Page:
The collet actuator is connected to a high pressure line 430 leading from the pump 402 through a control valve 432. The actuator 110 is also connected to the low pressure line 414 through the valve 432 to complete a fluid circuit thereto.

It is to be noted that operation of the foregoing hydraulically operated actuators is controlled in part by the numerical positioning control system and in part by conventional limit switches and sequence valves in the control circuit.

A bending cycle is initiated by placing the tube 104 into the machine 20 so that the end portion 102 thereof is in position to be gripped by the collet 100. Upon closure of a suitable manual switch on the counsel 26, or, alternatively, as the first bit of information on a program tape is read by the tape reader (FIG. 15), the collet actuator 110 is energized to close the collet 100 and grip the end portion 102 of the tube 104. The collet 100 maintains a grip on the end portion 102 of the tube 104 to control the tube throughout the entire bending sequence.

The program for the first bend in the tube contains X coordinate information relating to the longitudinal position of the bend and Y coordinate information relating to the angle of the first bend. As discussed hereinbefore, this information can either be inserted manually into the X and Y coordinate decade switches, or, when the machine is operating automatically by a programmed tape, prepared incident to the bending of a prototype tube.

The information relating to the desired longitudinal position for the first bend and the angle thereof is fed to the director of the control system which translates the information into a signal for comparison with a signal indicative of the actual longitudinal position of the tube 104 as sensed by the selsyn 60. The servo motor 50 is energized through the X coordinate electric servo motor control to drive the carriage 34 longitudinally of the Ways 30 and 32 through the lead screw 52. When the desired position for tube 104 relative to the bending head 24 is reached, as sensed by the selsyn 60, the motor 50 is deenergized.

Movement of the several movable components of the bending head 24 is best seen and understood by following through the bending sequence as illustrated in FIGURES 6 through 14. After the tube 104 is positioned longitudinally, the mandrel actuator 122 is energized to advance the mandrel into position directly under the radius block 150. concomitantly, the wiper block carriage actuator 292 is energized to bias the wiper block carriage 290 and Wiper block 280 upwardly against the tube 104 thereby to bias the tube 104 upwardly into positive engagement with the upper clamp block 294. This condition is shown in FIG. 6 of the drawings.

The main bending head carriage actuator is then energized to move the main bending head carriage 150 to the left, The bending arm 25 is, of course, movable laterally with the main bending head carriage 150 and therefore the radius block 250 and lower clamp thereof are moved into vertical alignment with the tube 104. After the radius block 250 and lower clamp 270 are vertically aligned with the tube 104, the auxiliary bending head carriage actuator 176 is energized to bias the auxiliary bending head carriage downwardly so that the radius block 250 is moved downwardly into engagement with the upper peripheral surface of the tube 104. This position is shown in FIG. 7.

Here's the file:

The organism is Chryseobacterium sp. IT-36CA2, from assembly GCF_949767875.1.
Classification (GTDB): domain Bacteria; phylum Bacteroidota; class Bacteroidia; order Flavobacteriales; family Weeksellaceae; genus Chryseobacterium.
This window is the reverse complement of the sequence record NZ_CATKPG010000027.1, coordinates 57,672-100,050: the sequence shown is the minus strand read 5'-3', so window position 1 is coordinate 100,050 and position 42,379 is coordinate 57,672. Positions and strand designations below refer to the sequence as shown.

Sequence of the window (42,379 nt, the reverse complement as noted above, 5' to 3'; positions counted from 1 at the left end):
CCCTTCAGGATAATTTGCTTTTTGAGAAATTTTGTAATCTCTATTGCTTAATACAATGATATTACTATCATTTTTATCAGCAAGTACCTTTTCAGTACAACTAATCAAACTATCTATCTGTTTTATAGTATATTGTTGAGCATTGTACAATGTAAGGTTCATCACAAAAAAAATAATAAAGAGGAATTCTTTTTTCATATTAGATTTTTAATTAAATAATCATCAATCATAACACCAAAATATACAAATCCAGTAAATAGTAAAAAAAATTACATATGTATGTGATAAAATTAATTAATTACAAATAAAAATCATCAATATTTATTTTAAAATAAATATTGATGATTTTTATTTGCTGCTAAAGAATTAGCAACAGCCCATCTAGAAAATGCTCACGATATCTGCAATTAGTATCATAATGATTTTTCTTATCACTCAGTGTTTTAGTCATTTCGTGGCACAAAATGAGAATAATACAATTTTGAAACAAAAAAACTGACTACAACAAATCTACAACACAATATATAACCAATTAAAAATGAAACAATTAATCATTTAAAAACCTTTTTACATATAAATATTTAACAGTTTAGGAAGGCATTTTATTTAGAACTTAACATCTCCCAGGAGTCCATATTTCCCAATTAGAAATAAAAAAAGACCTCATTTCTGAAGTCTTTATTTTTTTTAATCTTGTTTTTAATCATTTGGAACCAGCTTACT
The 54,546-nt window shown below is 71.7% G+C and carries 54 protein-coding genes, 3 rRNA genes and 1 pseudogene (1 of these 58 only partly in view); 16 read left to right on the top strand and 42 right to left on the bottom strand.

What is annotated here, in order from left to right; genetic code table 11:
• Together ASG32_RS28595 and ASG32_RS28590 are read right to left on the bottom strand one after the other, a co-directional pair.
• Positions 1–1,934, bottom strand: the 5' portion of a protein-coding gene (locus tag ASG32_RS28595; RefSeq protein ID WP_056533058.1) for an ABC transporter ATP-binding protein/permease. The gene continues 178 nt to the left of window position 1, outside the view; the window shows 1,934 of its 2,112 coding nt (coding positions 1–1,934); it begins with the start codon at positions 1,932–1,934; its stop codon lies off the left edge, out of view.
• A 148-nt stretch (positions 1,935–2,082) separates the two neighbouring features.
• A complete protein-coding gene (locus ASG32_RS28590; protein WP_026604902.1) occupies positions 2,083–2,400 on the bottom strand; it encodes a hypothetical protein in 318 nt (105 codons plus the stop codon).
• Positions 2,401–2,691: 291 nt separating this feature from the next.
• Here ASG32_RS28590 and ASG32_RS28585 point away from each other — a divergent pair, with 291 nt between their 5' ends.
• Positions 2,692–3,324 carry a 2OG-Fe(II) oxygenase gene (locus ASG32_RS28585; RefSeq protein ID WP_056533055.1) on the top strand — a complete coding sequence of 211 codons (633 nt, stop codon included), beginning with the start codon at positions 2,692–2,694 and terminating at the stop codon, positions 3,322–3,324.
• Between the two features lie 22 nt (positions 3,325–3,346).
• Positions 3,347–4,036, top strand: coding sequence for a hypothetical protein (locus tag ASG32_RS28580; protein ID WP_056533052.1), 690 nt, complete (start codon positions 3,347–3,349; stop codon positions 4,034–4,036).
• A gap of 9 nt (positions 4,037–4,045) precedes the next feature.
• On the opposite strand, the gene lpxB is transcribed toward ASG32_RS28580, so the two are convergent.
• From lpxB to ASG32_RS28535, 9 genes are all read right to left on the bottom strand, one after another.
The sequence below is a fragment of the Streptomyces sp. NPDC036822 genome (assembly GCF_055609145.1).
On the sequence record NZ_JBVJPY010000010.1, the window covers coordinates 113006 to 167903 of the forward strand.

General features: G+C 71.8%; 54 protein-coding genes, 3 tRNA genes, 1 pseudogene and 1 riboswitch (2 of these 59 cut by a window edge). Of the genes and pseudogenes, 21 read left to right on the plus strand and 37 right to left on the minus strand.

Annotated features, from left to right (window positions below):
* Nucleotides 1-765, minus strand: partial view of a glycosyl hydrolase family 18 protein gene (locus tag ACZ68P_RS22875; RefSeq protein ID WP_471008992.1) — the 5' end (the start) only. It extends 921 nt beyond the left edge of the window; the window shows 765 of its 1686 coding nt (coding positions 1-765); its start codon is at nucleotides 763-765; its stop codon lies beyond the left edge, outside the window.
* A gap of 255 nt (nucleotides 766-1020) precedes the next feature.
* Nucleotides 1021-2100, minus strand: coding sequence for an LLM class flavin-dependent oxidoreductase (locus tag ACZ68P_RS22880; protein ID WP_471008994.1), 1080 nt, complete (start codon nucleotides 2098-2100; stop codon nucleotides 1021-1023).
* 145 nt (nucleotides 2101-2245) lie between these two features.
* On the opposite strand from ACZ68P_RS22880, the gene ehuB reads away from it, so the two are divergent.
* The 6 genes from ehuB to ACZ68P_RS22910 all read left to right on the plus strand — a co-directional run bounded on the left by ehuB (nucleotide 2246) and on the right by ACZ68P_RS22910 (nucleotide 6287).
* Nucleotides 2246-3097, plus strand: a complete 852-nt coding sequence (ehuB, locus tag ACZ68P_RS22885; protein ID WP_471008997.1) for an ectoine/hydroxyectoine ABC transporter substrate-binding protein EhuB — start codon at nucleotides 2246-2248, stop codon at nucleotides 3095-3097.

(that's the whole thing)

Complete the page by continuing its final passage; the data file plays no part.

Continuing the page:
As shown in FIG. 8, the lower clamp 270 is then biased upwardly against the underside of the tube 104 immediately under the radius block 250 by energization of the lower clamp actuator 272. When this condition obtains, the tube 104 is rigidly clamped between the upper 7 clamp 294 and wiper block 280 and between the radius block 250 and lower clamp 270.

The torque actuator 204 is then energized to rotate the bending arm 25, radius block 250 and clamp 270 through an angle sensed by the Y coordinate selsyn 220. When the angle sensed by the selsyn 220 indicates that the tube 104 has been bent to the angle dictated by the intelligence inserted into either the Y coordinate decade switches or Y coordinate program of a tape, the hydraulic actuator 264 is deenergized. This condition is shown in FIGS. 9 and 10 of the drawings. It is to be noted that the actuator 122 for the mandrel 120 is energized concomitantly with energization of the torque actuator 264 to bias the mandrel against the inner surface of the tube at the bend therein to effect a smooth, wrinklefree bend.

Similarly, the hydraulic actuator 284 for the wiper block 280 is energized to move the wiper block 280 toward the radius block 250 thereby to preclude excessive stretching of the metal of the tube on the radially outer periphery of the bend.

As best seen in FIG. 11, subsequent to bending of the tube 104, the mandrel 120 is retracted by appropriate energization of the mandrel actuator 122.

As seen in FIG. 12, the wiper block 28% is retracted to the left and downwardly by appropriate energization of the wiper block actuator 284 and the wiper block carriage actuator 292. Also, the lower clamp 270 is retracted downwardly by appropriate energization of the lower clamp actuator 272. The auxiliary carriage actuator 9%) is then energized to bias the tube 104 forwardly or to the right, as seen in FIG. 12, approximately onehalf the diameter thereof, to facilitate movement of the bending arm components to clear the tube 104.